Ugh! Here it goes again! Those painstakingly horrible period cramps! The pain and discomfort are so unbearable at times, you just want to curl up into the fetal position and cry. Yet, life has to go on. Whether it’s taking care of the kids, getting things done around the house, or putting in a shift in the office, somehow, you’ve got to find the strength to handle it. Luckily, there are several options to stop menstrual pain in its tracks. Check it out:
Over the Counter Pain Medication
One of the simplest and most common go-to solutions for menstrual pain relief is over-the-counter pain medication. Taking one or two 200 mg NSAIDs or acetaminophen pills when you feel cramps, headaches, or backaches coming on can provide you with relief for 4-6 hours. Keep in mind, however, taking them too often can cause stomach and liver issues. Therefore, you shouldn’t take more than the daily recommended dose.
Applying a warm compress to your lower abdomen, head, or back, will reduce pain. The heat helps to loosen tight and stiff muscles, improve blood flow, and dilate the blood vessels to help reduce pain. You can use an electric heating pad, a hot towel, or a hot water bottle and place it on the painful area for at least 15 minutes. A word of caution, don’t place hot items in direct contact with your skin as this can cause burns. Instead, place it over an article of clothing or a towel.
CBD, a chemical component found in the marijuana and hemp plants can also provide menstrual cramp relief. You can purchase CBD as pills, gummies, creams, or oils. Taking one CBD supplement a day can help to reduce stress and inflammation which are both huge contributing factors to menstrual pain. You can also choose to rub the painful area of your body down with a topical solution or add the CBD oil to a bath and soak for about 15-30 minutes.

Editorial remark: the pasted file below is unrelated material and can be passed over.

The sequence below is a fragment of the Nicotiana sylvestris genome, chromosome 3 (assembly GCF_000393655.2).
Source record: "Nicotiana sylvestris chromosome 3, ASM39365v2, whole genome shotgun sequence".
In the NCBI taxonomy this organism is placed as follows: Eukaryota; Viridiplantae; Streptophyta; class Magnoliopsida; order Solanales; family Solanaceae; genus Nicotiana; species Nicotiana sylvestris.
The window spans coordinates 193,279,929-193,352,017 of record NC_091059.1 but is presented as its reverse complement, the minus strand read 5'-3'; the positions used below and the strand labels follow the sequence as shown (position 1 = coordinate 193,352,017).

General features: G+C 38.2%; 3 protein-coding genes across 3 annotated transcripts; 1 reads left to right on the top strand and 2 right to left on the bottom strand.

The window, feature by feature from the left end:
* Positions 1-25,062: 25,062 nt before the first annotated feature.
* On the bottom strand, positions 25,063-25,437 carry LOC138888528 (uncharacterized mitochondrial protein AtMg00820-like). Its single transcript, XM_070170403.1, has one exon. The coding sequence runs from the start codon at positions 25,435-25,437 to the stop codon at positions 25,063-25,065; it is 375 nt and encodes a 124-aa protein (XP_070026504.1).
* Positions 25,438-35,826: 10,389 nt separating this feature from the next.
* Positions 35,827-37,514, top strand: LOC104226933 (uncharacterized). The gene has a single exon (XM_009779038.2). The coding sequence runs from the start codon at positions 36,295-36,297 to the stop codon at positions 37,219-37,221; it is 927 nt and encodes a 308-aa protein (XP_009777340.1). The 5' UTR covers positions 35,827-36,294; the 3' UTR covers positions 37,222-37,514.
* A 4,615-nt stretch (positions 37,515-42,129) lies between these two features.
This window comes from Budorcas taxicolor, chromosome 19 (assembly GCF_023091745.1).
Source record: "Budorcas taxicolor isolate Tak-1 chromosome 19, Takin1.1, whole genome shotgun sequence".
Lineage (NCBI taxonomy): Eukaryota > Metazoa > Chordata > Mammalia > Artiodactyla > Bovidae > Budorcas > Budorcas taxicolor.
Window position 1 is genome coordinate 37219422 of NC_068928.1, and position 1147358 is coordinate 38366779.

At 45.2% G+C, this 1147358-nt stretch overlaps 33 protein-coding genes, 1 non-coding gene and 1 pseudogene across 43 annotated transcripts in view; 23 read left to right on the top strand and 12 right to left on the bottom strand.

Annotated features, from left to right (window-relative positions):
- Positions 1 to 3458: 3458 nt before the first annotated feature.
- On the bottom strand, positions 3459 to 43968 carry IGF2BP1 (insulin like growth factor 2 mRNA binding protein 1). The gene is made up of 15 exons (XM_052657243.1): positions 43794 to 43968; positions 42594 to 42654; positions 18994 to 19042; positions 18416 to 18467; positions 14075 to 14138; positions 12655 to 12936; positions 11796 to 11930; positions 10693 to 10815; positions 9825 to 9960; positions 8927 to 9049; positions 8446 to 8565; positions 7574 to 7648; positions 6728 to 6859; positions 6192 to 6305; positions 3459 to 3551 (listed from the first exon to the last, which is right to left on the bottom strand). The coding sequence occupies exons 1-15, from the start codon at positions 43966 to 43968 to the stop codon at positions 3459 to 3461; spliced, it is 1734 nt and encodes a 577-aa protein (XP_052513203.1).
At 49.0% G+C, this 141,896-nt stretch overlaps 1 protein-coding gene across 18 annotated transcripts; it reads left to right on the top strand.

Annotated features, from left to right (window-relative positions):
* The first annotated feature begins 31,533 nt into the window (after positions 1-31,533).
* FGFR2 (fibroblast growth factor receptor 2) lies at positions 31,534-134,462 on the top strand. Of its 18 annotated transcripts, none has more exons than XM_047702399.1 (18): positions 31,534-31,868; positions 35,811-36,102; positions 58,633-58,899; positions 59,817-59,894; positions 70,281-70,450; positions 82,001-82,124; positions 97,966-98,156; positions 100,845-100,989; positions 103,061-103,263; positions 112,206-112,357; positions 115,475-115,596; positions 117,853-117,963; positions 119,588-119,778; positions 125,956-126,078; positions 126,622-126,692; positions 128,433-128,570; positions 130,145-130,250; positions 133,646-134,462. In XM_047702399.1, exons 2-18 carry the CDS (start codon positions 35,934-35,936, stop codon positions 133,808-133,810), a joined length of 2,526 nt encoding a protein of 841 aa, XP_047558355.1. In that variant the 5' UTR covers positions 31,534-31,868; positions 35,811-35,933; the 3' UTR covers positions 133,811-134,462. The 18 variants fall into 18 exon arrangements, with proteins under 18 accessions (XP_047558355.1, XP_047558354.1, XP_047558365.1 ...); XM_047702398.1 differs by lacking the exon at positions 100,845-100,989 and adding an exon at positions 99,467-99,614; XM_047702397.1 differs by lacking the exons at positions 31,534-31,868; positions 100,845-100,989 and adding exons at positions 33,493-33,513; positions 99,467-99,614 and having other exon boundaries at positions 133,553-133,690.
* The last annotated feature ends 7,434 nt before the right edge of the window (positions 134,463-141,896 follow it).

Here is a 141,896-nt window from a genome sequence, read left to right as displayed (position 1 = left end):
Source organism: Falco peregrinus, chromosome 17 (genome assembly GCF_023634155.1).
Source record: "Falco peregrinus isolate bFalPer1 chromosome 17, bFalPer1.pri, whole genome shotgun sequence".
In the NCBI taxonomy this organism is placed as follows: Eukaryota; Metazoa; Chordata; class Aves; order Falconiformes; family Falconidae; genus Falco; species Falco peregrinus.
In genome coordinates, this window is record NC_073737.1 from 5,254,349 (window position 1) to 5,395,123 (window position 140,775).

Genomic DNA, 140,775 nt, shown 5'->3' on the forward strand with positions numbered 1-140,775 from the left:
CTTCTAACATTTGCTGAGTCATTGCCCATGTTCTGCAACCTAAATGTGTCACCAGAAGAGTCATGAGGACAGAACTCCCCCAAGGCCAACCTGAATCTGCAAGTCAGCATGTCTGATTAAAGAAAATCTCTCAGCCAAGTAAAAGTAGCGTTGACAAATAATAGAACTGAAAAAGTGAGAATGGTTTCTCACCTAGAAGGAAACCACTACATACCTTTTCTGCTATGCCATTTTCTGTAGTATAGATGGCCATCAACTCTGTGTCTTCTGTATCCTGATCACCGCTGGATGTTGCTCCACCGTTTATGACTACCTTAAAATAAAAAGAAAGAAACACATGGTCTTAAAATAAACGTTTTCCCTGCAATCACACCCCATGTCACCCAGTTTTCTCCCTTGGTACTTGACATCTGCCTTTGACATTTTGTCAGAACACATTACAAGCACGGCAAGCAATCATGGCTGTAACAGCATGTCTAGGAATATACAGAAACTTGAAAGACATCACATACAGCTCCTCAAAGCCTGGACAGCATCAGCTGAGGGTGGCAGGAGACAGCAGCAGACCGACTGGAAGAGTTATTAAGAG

There’s nothing like a good rub-down to make the pain go away. A massage helps to loosen tight muscles, improve circulation, ease stress, and reduce inflammation. You can give yourself a personal message when you start feeling the cramps coming on. Sit in a comfortable chair (or lay on the bed if you can) and rub your lower abdomen, breasts, or lower back, gently in a circular motion for about 15 minutes. If you have the time and means, you can also schedule a professional massage once a month to keep those cramps at bay.
Sip on Chamomile Tea
There are several herbs and plants that can help women get pain relief during their menstrual cycle. One of the most popular is Chamomile. This natural herb has been proven to relax the nerves and relieve muscle spasms. It is also a very popular tea for relieving stress. Treat yourself to a cup of Chamomile tea first thing in the morning or just before turning in for the night.
Drink More Water
Whether you know this or not, dehydration can cause more severe period cramps. Though water may not be your beverage of choice, drinking at least 9 or 10 glasses of water each day (especially just before and during your menstrual cycle) can ease the pain you’re experiencing. It also helps to reduce water retention and has been known to help with bloating. If you’re having a hard time drinking that much water, add some fruit to your water to give it a bit of natural sweetness and flavor.
Avoid The Sweets
Craving sweets is very common during your menstrual cycle. Though satisfying and delicious, eating things that contain refined sugar can greatly increase your period pain. This is because sugar can trigger the release of cytokines, an inflammatory messenger. Get rid of the pain by eliminating refined sugar from your diet in the days leading up to your period. Switch to natural sweeteners like stevia, agave, or raw honey.
Period cramps and other associated pain are the worst. Depending on how severe your cramps are, the onset of the pain can make completing daily tasks nearly impossible. The good news is, you can use the solutions above to reduce or even eliminate period pain. If you don’t find any relief after trying these solutions, consider talking to your gynecologist about potential underlying problems.